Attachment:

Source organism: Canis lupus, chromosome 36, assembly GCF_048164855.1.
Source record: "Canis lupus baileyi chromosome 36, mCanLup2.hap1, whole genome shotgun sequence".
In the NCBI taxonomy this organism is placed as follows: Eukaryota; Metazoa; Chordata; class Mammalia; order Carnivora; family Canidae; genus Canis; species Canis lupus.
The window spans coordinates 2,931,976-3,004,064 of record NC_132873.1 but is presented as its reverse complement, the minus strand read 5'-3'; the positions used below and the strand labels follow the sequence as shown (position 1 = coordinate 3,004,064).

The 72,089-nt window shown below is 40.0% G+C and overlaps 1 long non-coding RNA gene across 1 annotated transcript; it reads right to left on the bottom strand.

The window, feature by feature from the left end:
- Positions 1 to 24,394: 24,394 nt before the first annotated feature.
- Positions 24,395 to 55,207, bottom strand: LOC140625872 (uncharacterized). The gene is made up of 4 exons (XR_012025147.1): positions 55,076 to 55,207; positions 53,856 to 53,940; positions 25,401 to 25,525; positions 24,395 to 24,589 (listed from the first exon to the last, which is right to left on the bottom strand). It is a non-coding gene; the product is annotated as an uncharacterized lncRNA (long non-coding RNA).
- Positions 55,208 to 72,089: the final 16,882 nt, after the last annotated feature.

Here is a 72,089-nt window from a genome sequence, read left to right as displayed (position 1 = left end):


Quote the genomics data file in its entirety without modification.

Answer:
Source organism: Canis lupus, chromosome 36, assembly GCF_048164855.1.
Source record: "Canis lupus baileyi chromosome 36, mCanLup2.hap1, whole genome shotgun sequence".
In the NCBI taxonomy this organism is placed as follows: Eukaryota; Metazoa; Chordata; class Mammalia; order Carnivora; family Canidae; genus Canis; species Canis lupus.
The window spans coordinates 2,931,976-3,004,064 of record NC_132873.1 but is presented as its reverse complement, the minus strand read 5'-3'; the positions used below and the strand labels follow the sequence as shown (position 1 = coordinate 3,004,064).

The 72,089-nt window shown below is 40.0% G+C and overlaps 1 long non-coding RNA gene across 1 annotated transcript; it reads right to left on the bottom strand.

The window, feature by feature from the left end:
- Positions 1 to 24,394: 24,394 nt before the first annotated feature.
- Positions 24,395 to 55,207, bottom strand: LOC140625872 (uncharacterized). The gene is made up of 4 exons (XR_012025147.1): positions 55,076 to 55,207; positions 53,856 to 53,940; positions 25,401 to 25,525; positions 24,395 to 24,589 (listed from the first exon to the last, which is right to left on the bottom strand). It is a non-coding gene; the product is annotated as an uncharacterized lncRNA (long non-coding RNA).
- Positions 55,208 to 72,089: the final 16,882 nt, after the last annotated feature.

Here is a 72,089-nt window from a genome sequence, read left to right as displayed (position 1 = left end):